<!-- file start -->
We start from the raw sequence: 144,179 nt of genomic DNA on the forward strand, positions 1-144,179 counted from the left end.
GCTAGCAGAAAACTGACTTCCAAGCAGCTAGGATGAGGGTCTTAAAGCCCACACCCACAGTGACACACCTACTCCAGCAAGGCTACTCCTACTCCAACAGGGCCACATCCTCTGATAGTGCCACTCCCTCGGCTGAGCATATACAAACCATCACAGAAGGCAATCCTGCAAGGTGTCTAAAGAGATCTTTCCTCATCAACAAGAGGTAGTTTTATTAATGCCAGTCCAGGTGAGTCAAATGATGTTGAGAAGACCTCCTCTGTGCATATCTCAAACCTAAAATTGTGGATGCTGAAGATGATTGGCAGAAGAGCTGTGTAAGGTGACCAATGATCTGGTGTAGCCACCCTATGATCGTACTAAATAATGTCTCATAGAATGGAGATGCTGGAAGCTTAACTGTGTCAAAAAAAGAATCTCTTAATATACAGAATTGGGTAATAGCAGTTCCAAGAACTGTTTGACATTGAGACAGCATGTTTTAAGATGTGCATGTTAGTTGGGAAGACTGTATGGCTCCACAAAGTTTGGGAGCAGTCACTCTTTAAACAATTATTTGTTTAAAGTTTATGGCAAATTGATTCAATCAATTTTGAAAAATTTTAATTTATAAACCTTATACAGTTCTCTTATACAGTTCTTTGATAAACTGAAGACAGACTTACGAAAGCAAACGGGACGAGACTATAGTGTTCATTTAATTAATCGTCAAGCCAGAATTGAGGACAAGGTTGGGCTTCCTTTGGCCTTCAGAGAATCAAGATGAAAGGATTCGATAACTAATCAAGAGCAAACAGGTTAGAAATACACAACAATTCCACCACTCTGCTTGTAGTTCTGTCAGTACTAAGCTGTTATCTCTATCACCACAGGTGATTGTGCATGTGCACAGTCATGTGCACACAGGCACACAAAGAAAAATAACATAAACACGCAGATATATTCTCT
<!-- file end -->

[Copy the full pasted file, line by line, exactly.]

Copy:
We start from the raw sequence: 144,179 nt of genomic DNA on the forward strand, positions 1-144,179 counted from the left end.
GCTAGCAGAAAACTGACTTCCAAGCAGCTAGGATGAGGGTCTTAAAGCCCACACCCACAGTGACACACCTACTCCAGCAAGGCTACTCCTACTCCAACAGGGCCACATCCTCTGATAGTGCCACTCCCTCGGCTGAGCATATACAAACCATCACAGAAGGCAATCCTGCAAGGTGTCTAAAGAGATCTTTCCTCATCAACAAGAGGTAGTTTTATTAATGCCAGTCCAGGTGAGTCAAATGATGTTGAGAAGACCTCCTCTGTGCATATCTCAAACCTAAAATTGTGGATGCTGAAGATGATTGGCAGAAGAGCTGTGTAAGGTGACCAATGATCTGGTGTAGCCACCCTATGATCGTACTAAATAATGTCTCATAGAATGGAGATGCTGGAAGCTTAACTGTGTCAAAAAAAGAATCTCTTAATATACAGAATTGGGTAATAGCAGTTCCAAGAACTGTTTGACATTGAGACAGCATGTTTTAAGATGTGCATGTTAGTTGGGAAGACTGTATGGCTCCACAAAGTTTGGGAGCAGTCACTCTTTAAACAATTATTTGTTTAAAGTTTATGGCAAATTGATTCAATCAATTTTGAAAAATTTTAATTTATAAACCTTATACAGTTCTCTTATACAGTTCTTTGATAAACTGAAGACAGACTTACGAAAGCAAACGGGACGAGACTATAGTGTTCATTTAATTAATCGTCAAGCCAGAATTGAGGACAAGGTTGGGCTTCCTTTGGCCTTCAGAGAATCAAGATGAAAGGATTCGATAACTAATCAAGAGCAAACAGGTTAGAAATACACAACAATTCCACCACTCTGCTTGTAGTTCTGTCAGTACTAAGCTGTTATCTCTATCACCACAGGTGATTGTGCATGTGCACAGTCATGTGCACACAGGCACACAAAGAAAAATAACATAAACACGCAGATATATTCTCT